- When a new report is made to us, seasoned claims staff will contact you to discuss the details of the medical treatment and discuss next steps depending on the type of report. If the report requires no further action, we will maintain the report with no negative consequence to your claim record.
- If the report is a lawsuit or becomes a lawsuit, highly experienced medical negligence defense attorneys will be retained to represent you. In medical negligence cases, defense costs are outside of your policy limit.
- We have litigation and peer support programs staffed with people who can help you cope with the stress of an adverse event or lawsuit.
- We vigorously defend non-meritorious claims; we settle meritorious claims timely and fairly.
- We conduct a thorough investigation including consultant reviews of your care. The process and length of the investigation may vary from state to state.
- You are kept fully apprised of the investigation and when it is time to make a decision about how to resolve the claim, policyholders are always the decision makers whether to settle.
A claim or lawsuit is an unfortunate risk of practicing medicine but we hope you realize you are not alone. Our support, experience and defense strategies will guide you to a resolution while keeping you productive professionally and personally.
Talk to your claims representative or your counsel before you speak to anyone. In general, you should not discuss any malpractice incident, claim, or lawsuit with the patient or the patient’s attorney. This is important, because you do not want to prejudice your position in the matter. However, the laws in some states allow you, under certain circumstances, to offer a patient your apology for a bad outcome without making that apology evidence in any subsequent action. Your claims representative or your counsel can help you express yourself effectively in such a situation.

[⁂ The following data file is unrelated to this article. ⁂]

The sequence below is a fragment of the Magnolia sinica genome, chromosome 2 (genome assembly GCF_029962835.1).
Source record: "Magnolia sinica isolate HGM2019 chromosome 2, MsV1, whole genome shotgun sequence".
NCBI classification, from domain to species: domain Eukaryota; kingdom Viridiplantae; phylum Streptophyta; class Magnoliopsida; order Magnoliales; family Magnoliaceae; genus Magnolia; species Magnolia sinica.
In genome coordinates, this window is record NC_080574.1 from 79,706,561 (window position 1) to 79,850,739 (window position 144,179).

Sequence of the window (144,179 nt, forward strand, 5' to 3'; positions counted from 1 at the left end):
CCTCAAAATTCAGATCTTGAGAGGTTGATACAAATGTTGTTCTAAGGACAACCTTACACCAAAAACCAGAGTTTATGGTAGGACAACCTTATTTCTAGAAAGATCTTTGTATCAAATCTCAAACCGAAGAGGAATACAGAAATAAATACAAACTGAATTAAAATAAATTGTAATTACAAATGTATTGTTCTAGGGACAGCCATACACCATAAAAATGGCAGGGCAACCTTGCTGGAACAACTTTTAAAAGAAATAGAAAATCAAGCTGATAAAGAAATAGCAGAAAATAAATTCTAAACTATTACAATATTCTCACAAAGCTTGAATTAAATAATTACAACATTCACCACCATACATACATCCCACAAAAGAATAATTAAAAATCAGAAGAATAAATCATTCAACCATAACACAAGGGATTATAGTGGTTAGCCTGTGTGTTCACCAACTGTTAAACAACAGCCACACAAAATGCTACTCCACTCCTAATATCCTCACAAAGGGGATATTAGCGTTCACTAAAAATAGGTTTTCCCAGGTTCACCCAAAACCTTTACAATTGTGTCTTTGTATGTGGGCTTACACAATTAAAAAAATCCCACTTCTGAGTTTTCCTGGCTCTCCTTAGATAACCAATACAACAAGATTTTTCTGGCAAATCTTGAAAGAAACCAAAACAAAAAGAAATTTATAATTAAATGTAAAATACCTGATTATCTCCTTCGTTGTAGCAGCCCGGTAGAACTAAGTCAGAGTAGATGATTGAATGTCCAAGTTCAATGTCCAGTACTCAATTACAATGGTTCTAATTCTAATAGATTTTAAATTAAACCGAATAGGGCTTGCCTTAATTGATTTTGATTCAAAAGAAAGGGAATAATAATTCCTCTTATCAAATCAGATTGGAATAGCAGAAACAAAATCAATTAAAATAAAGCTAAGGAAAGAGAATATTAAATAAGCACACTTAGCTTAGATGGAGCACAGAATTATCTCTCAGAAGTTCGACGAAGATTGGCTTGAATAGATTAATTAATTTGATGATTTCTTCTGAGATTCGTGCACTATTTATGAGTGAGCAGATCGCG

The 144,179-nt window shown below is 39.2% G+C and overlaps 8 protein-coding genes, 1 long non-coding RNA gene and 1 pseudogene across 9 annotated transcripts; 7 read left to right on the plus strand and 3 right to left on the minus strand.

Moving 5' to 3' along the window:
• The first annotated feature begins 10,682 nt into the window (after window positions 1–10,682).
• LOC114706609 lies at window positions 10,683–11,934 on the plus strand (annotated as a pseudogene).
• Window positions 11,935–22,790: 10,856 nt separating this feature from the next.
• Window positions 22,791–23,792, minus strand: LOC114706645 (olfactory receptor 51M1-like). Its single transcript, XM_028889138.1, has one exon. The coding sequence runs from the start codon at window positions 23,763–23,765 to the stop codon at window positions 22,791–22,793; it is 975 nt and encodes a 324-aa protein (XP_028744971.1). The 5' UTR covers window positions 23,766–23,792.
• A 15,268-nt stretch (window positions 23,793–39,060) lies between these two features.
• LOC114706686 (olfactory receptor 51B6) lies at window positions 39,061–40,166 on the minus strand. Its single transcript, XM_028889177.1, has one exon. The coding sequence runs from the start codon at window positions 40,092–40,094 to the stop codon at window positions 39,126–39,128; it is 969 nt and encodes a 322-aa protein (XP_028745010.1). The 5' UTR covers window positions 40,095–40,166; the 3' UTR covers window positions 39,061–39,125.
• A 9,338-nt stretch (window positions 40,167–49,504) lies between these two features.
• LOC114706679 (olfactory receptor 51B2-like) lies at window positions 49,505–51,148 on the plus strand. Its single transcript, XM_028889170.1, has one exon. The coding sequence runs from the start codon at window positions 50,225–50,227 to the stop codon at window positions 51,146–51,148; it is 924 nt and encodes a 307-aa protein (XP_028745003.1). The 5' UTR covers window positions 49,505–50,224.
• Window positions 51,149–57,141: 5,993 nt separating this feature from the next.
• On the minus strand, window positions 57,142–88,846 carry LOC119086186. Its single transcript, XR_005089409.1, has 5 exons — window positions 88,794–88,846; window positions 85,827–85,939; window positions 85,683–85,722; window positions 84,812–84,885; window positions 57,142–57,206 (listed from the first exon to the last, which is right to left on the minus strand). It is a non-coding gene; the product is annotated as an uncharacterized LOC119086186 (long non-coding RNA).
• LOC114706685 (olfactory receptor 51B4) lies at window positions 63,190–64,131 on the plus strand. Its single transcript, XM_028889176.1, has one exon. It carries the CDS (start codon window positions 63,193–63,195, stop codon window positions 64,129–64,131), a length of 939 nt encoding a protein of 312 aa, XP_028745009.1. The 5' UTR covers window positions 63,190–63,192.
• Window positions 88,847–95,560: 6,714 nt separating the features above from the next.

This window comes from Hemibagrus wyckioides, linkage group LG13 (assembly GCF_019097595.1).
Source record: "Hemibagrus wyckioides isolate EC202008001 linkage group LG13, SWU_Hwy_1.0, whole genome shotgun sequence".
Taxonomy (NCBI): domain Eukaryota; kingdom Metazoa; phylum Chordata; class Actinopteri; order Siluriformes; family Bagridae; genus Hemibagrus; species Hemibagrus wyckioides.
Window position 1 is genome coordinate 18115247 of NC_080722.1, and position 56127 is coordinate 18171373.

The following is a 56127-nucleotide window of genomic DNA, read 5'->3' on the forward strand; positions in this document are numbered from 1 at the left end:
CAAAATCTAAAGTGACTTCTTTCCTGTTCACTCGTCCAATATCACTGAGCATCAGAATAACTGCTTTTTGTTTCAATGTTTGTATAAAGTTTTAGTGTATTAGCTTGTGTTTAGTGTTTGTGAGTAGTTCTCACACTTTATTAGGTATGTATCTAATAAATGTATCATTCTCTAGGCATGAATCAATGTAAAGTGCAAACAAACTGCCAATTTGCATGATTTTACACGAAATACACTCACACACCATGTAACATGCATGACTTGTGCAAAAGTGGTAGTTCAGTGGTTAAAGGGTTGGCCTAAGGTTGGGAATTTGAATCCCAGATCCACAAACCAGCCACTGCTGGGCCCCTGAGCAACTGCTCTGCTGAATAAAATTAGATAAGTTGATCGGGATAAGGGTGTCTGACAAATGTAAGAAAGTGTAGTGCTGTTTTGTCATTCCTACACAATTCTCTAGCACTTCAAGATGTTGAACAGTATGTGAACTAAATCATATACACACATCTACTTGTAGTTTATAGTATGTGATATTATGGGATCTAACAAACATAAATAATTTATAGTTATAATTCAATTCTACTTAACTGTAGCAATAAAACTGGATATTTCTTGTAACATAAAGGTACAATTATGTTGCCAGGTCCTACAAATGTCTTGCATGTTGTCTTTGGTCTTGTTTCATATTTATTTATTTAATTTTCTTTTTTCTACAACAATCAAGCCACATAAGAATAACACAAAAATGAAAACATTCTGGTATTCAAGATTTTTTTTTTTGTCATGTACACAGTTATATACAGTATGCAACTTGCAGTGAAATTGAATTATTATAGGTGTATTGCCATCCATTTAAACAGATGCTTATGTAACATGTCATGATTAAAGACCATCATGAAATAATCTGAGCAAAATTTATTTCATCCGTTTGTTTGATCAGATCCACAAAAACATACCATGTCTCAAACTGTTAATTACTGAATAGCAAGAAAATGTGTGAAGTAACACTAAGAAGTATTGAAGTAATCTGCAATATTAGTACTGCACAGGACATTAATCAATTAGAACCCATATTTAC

Also, do not discuss the patient with any of your colleagues except in the context of protected Quality Assurance programs. You can, and should, communicate as needed with any current treating physician regarding the continuing medical treatment of the patient.
We advise you not to discuss the details of the patient’s care with your office staff, or anyone in your administration, because conversations with them may not be considered privileged. However, we have found it helpful to your defense if your staff is aware of the existence of an incident, claim, or lawsuit. You should advise your staff not to release records or information on that patient to anyone without your knowledge and permission.
Yes. In fact, your MedChoice policy requires that you report all actual claims, potential claims, and lawsuits. Early notification aids in our early evaluation, which will improve your chances of a successful defense. Our investigation affords us the opportunity to collect and record facts before time fades memories or witnesses disappear. In appropriate instances where settlement is warranted, we may be able to negotiate an early settlement with the patient before the filing of a lawsuit.
A claim is a demand for monetary compensation by a patient or the patient’s attorney to the physician or the liability carrier.
A lawsuit is formal litigation within the judicial system.
A potential claim is an incident that may culminate in a demand for compensation.
You can discuss your case at any time with your claims representative or defense counsel because of the privileged nature of these conversations. Conversations with your spouse, clergy, or mental health counselor are also privileged. Conversations with anyone else may be discoverable. A plaintiff attorney might ask you to name everyone with whom you have had discussions regarding the case, and could subpoena those people for deposition.
Therefore, we strongly advise you to limit your communications regarding the case to only those people who are privileged to discuss the case with you.
Yes, if your policy has the disciplinary board defense coverage. Subject to certain exclusions, your MedChoice policy provides reimbursement of legal expenses you incur arising out of an investigation by the state medical disciplinary agency. The investigation must arise from a medical incident involving direct patient treatment after your retroactive date.